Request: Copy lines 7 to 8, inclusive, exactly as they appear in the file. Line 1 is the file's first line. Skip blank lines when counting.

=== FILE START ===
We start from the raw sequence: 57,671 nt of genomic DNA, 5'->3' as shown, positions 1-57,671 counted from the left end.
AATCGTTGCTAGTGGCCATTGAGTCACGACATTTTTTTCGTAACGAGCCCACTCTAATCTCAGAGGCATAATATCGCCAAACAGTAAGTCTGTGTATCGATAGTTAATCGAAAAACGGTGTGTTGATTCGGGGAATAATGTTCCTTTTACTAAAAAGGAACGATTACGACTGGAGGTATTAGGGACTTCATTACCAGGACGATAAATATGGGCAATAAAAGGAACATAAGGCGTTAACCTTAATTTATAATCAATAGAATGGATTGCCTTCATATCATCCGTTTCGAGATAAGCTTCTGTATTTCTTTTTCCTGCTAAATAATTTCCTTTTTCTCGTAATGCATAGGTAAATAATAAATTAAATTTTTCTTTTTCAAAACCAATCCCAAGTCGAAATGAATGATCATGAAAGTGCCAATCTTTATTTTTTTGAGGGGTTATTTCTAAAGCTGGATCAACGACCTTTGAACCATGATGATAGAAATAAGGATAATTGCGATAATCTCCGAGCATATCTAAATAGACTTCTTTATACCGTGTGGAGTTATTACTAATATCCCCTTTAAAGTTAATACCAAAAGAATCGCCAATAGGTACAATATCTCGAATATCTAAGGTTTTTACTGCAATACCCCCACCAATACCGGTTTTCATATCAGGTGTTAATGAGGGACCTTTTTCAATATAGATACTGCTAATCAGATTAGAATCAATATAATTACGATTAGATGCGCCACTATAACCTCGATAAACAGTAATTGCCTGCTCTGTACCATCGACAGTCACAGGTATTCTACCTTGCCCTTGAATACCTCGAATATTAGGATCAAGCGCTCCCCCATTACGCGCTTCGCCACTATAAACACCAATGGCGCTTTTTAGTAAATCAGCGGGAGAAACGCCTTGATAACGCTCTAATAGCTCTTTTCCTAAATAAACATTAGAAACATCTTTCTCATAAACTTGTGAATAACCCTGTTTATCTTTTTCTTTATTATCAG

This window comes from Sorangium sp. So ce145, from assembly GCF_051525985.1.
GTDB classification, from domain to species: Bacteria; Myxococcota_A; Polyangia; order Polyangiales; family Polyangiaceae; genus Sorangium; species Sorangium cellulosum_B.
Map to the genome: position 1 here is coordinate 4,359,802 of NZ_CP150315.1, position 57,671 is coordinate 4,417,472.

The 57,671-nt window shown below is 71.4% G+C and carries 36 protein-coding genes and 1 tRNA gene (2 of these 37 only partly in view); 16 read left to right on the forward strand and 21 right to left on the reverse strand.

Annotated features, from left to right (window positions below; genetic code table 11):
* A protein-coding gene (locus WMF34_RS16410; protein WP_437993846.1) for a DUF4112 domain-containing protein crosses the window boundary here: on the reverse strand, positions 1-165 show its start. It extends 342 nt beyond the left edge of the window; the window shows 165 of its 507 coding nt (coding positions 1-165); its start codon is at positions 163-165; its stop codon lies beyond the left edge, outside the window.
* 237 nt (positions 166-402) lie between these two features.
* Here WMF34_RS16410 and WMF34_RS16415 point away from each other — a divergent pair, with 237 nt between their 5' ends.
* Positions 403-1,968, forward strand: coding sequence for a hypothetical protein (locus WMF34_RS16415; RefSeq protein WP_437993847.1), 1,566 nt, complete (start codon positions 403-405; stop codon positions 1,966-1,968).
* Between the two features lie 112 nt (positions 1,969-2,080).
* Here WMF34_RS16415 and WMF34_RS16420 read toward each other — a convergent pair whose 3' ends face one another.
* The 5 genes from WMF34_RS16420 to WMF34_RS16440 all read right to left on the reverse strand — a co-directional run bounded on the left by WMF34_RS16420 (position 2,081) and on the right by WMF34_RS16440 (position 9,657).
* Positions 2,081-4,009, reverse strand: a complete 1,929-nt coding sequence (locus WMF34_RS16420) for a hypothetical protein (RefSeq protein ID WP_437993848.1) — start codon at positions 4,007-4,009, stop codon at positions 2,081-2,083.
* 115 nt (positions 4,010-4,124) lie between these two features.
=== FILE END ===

Annotated features, from left to right (window positions below; genetic code table 11):
* A protein-coding gene (locus WMF34_RS16410; protein WP_437993846.1) for a DUF4112 domain-containing protein crosses the window boundary here: on the reverse strand, positions 1-165 show its start. It extends 342 nt beyond the left edge of the window; the window shows 165 of its 507 coding nt (coding positions 1-165); its start codon is at positions 163-165; its stop codon lies beyond the left edge, outside the window.